I can never get enough of Shashi Deshpande’s tantalizing writing no matter how dark, how depressing her stories are , I always feel at home when I read them. Her characters are real the circumstances she creates in the story are realistic.
Yes, this book too is, dark, gloomy but very realistic!
“Only one, a son…the word keeps hammering in my mind. How could I, oh God, how could I? That was betrayal, treachery, how could I deny my Anu?” says Urmila
Urmila the main protagonist is grieving over her baby daughter Anu’s death. Though her mother, her friend constantly tries to take her out of this depression but she is not willing to come out of it, not yet. She wants to make sure this grieve of hers stays alive and wants it to become a part of her life, just so that at any given situation she would never forget her baby, her Anu.
Consequently, Urmila’s grieve draws her to be a part of her long dead mother-in-law - Mira’s melancholic poems only to discover a hidden secret of Mira’s forceful marriage and its norms that she followed unwillingly. Which is revealed so clearly in her poems…
"Don’t tread paths barred to you
Obey, never utter a ‘no’,
Submit and your life will be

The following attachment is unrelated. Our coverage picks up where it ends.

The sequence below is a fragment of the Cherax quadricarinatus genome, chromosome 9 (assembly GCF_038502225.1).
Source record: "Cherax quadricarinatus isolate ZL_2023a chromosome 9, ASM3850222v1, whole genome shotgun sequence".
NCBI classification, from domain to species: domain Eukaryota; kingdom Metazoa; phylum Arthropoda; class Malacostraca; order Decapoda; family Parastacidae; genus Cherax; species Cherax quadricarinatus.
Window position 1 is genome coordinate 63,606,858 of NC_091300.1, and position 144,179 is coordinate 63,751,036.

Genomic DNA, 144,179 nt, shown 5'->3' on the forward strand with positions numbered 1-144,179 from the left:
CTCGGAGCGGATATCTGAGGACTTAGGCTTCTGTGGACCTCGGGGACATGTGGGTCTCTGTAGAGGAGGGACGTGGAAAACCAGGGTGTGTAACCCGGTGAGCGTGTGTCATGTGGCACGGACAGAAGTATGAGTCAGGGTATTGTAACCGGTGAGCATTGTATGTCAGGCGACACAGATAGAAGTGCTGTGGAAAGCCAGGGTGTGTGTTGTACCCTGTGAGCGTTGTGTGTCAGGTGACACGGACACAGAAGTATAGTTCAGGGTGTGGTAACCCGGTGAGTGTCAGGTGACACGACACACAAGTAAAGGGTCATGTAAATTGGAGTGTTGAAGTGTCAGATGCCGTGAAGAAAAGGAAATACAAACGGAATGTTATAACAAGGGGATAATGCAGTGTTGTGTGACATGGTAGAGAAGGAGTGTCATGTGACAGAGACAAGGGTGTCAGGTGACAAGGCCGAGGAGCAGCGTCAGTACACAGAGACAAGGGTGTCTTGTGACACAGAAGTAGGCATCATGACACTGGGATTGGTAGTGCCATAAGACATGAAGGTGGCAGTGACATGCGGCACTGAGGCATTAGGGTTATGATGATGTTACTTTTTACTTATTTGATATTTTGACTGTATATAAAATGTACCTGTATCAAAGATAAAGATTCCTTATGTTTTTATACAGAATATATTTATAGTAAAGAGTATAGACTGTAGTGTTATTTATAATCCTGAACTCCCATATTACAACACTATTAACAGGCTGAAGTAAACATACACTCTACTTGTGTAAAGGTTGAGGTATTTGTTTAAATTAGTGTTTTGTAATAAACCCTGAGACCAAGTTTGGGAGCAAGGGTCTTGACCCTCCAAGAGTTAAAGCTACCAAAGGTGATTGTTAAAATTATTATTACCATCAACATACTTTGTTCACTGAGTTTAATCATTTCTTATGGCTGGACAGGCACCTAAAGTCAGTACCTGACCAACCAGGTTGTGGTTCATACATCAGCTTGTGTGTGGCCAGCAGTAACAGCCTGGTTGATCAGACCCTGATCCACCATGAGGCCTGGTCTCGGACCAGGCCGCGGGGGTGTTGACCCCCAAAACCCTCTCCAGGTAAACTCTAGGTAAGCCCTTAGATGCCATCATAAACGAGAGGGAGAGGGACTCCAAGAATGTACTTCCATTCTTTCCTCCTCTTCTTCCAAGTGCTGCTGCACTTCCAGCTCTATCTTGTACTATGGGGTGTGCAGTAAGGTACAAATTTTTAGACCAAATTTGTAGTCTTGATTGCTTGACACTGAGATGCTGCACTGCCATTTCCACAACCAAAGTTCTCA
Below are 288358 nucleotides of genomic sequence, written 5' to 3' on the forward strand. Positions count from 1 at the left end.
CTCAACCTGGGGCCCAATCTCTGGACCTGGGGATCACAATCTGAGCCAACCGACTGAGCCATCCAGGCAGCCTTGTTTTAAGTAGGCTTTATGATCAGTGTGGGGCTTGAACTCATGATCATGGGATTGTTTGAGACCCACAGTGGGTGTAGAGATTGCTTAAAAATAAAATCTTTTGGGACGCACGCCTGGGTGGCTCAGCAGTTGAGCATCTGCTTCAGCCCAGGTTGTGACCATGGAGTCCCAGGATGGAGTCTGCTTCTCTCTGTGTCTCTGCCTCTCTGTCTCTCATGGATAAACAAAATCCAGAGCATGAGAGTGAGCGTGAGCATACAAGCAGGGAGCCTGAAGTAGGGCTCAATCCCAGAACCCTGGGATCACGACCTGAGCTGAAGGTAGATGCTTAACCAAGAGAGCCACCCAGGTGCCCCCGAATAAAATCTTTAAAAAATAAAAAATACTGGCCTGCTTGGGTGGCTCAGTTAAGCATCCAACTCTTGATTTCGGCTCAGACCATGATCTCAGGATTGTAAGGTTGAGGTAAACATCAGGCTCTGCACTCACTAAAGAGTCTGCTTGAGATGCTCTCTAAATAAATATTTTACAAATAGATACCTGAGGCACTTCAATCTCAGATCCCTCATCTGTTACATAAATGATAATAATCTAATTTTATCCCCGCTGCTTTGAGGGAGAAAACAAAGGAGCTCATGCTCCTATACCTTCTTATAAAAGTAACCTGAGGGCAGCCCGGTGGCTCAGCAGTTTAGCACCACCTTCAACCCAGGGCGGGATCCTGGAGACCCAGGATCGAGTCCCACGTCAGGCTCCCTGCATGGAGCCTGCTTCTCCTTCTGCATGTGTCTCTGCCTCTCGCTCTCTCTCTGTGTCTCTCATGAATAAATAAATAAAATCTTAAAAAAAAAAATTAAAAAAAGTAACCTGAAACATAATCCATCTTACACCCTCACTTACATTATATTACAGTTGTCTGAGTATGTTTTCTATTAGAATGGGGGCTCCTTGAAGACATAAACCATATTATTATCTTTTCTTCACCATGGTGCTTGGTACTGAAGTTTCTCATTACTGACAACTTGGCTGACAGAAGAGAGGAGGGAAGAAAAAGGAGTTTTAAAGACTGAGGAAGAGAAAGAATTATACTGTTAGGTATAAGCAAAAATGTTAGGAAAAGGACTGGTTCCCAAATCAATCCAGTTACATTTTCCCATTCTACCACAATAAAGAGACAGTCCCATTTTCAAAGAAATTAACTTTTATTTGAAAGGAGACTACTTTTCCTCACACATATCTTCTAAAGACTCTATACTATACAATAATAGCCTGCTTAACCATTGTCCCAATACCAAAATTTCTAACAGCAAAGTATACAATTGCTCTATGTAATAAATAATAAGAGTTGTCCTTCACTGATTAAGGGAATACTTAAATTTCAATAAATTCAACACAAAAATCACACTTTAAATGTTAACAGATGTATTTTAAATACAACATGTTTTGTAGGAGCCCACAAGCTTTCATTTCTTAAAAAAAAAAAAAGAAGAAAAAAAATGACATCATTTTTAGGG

a paradise, she said and blessed me.
No, growing painfully within
Like a monster child was born."
Urmila also entangles herself in yet another issue of Shakutai and her daughter Kalpana (a rape victim) she visits them regularly in the hospital. Tries to tell Shakutai to give a police complaint so that they can take further action but Shakutai refuses to do so, as she is scared of the society and the mindset of the people around her.
Caught between these two situations - Mira’s poems (which Urmila wants to publish badly yet she cannot) and Shakutai & Kalpana’s agony, Urmi finds herself confused and helpless. But does she find any answer for these questions or does she not? The below line says it all..
“And so we go on. ‘I don’t want any more, I’ve had enough, I’ve had enough,’ Shakutai cried out. But in the morning I found her getting on with her chores. You can never opt out; you can never lay it down, the burden of belonging to the human race. There’s only one way out of this Chakravyuha. Abhimanyu had to die; there was no other way he could have got out."